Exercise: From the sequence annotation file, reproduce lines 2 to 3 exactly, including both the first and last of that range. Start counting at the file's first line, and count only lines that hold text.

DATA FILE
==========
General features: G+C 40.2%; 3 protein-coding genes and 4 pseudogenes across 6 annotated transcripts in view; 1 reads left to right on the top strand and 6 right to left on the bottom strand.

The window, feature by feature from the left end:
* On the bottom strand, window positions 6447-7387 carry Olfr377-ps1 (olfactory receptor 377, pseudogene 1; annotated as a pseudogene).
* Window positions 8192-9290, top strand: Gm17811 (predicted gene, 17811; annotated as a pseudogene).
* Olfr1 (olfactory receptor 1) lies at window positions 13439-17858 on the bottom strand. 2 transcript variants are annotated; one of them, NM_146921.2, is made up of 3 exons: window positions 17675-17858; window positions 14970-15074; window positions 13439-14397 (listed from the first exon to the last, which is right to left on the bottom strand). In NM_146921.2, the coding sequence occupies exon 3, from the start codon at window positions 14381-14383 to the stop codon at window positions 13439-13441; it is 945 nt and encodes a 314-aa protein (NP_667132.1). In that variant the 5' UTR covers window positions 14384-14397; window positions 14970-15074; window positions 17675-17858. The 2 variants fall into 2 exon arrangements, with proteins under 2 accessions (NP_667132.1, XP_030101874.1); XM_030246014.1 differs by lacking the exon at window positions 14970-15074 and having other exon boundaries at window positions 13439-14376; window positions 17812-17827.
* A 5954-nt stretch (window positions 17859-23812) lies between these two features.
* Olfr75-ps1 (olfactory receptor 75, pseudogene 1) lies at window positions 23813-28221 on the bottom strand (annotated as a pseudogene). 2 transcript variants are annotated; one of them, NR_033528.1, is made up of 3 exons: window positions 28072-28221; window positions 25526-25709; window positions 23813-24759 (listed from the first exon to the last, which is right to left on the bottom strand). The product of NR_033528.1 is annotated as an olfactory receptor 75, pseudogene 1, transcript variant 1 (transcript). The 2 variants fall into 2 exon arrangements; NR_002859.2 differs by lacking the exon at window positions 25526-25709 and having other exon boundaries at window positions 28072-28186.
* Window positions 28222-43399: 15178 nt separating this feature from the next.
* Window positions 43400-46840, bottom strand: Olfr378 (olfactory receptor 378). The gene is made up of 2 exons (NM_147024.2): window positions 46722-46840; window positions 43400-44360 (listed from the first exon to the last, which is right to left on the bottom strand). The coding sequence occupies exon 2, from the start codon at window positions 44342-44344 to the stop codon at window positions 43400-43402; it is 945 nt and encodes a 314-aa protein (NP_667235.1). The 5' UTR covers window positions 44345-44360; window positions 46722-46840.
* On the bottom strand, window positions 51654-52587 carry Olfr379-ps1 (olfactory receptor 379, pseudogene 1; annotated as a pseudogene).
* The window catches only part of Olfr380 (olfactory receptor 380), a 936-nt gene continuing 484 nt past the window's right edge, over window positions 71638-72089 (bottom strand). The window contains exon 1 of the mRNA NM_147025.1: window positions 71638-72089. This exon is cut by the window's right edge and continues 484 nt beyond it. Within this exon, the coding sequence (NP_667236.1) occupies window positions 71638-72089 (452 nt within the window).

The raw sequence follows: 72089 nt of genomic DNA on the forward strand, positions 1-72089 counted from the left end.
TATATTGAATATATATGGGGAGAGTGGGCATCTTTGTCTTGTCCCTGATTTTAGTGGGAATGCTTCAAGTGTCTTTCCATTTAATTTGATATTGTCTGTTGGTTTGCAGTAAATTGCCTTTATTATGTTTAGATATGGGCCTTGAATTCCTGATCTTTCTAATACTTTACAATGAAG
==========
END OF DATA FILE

The window, feature by feature from the left end:
* On the bottom strand, window positions 6447-7387 carry Olfr377-ps1 (olfactory receptor 377, pseudogene 1; annotated as a pseudogene).